Calling Versus Passion

Ian Charleson (foreground) and Ben Cross (left...Eric Liddell ruined the well-being of a whole generation of Christians.

If you know who Eric Liddell was, then I probably have your irate attention.  In case you don’t (and you haven’t already used Wikipedia to find out), he was also known as “the flying Scotsman,” the gold medal winner of the 400 meter race at the 1924 Summer Olympics.  He died while a missionary to China during the Second World War.  There is much more to his story, and I would encourage you to read one of the several biographies available and to watch the wonderful 1981 movie entitled Chariots of Fire.  Actually, it’s the script-writers of that movie who stole our peace, not Eric himself.  In the movie, Eric is urged by his sister to give up his running career in order to leave for the mission field.  He tells her, “I believe God made me for a purpose [China], but He also made me fast. And when I run I feel His pleasure.”

Somehow, the first half of that line has gotten lost, and only the second half, the part about feeling God’s pleasure, has become the motto of Western Christians trying to find their calling in life.  We now associate feelings of pleasure with God’s presence and ‘call.’  We want an assignment which will give us that sense of pleasure, achievement, blessing and satisfaction which Eric-the-actor was apparently talking about, and we have somehow assumed that it is out there for everyone if we can only find it.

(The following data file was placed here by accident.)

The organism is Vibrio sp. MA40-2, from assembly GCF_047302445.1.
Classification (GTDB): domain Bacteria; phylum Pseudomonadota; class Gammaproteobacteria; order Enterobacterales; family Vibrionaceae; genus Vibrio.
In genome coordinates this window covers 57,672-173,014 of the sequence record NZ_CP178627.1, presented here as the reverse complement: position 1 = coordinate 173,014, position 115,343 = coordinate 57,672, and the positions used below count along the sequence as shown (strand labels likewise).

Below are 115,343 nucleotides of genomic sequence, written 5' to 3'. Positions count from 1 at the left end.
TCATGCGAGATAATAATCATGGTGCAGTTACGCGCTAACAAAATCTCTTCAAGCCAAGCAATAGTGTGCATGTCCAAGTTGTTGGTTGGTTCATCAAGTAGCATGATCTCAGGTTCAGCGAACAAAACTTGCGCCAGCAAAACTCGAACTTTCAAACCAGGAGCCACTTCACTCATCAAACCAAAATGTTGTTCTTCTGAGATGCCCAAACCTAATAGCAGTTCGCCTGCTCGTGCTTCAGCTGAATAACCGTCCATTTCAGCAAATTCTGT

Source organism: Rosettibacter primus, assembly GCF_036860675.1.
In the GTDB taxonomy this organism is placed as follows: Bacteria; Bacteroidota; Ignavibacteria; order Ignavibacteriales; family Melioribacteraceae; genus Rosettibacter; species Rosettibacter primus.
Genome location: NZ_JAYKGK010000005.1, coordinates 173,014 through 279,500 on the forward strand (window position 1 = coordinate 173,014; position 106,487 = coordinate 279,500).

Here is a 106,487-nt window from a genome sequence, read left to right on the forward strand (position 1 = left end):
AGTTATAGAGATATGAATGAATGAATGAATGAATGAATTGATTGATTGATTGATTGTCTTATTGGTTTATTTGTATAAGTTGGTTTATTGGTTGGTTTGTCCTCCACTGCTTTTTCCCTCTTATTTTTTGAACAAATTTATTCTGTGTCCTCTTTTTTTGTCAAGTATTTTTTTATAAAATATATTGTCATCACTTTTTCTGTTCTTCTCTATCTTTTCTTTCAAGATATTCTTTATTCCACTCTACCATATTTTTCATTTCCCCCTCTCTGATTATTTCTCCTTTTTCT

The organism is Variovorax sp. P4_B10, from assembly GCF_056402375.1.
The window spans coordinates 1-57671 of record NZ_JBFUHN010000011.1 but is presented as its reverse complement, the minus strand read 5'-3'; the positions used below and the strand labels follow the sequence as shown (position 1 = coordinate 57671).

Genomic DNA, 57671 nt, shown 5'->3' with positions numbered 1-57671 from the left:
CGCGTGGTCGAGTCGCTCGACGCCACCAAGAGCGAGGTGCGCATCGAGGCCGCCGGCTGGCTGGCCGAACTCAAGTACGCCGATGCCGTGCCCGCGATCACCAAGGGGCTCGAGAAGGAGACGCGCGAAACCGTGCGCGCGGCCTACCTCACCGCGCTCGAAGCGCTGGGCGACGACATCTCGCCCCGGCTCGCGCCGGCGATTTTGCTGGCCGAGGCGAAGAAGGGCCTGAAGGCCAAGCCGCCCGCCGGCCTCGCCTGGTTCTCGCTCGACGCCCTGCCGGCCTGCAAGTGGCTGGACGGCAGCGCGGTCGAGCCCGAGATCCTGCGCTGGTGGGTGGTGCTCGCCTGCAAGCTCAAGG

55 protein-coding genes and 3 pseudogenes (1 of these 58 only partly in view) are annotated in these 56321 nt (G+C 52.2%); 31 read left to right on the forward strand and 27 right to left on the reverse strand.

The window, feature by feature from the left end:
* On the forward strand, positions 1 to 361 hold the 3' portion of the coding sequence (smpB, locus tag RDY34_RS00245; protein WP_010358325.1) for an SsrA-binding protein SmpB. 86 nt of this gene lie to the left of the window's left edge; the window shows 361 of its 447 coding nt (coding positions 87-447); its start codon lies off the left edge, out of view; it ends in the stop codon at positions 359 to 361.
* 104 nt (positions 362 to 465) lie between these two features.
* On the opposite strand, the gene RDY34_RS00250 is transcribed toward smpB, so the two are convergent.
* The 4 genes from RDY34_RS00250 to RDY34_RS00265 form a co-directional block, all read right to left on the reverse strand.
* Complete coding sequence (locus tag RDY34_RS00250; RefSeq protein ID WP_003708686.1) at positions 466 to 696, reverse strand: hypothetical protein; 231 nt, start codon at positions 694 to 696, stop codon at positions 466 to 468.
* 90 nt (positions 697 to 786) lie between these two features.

The Bible uses the word ‘calling’ a bit differently.  Primarily, it uses the word to mean our salvation (Rom. 11:26, 29; Eph. 4:1; Heb. 3:1; 2 Tim. 1:9; 2 Peter 1:10).  Second, it uses ‘calling’ to indicate the good works which flow out of our salvation (Mark 6:7; 2 Thess. 1:11).  Finally, the same word is used twice to indicate our unchosen situation in life (1 Cor. 7:20, Heb. 5:4).  Our ‘call’ is that to which we have been called by a sovereign God – nothing more and nothing less.  There is no promise that we will like those things.  If you are married, then you have been called to love your spouse well.  If you are a parent, then you have been called to raise your children in the instruction of the Lord.  No matter your job, you have been called to do it as though you were working directly for God.  You have been called to evangelism, to serve the church, to abide in God’s word, to pursue holiness, to be a good steward of the gifts and resources God has given you.  These things ARE your calling, and they give God pleasure.  Occasionally, they may coincide with something that gives you pleasure, but often, they will be difficult and burdensome.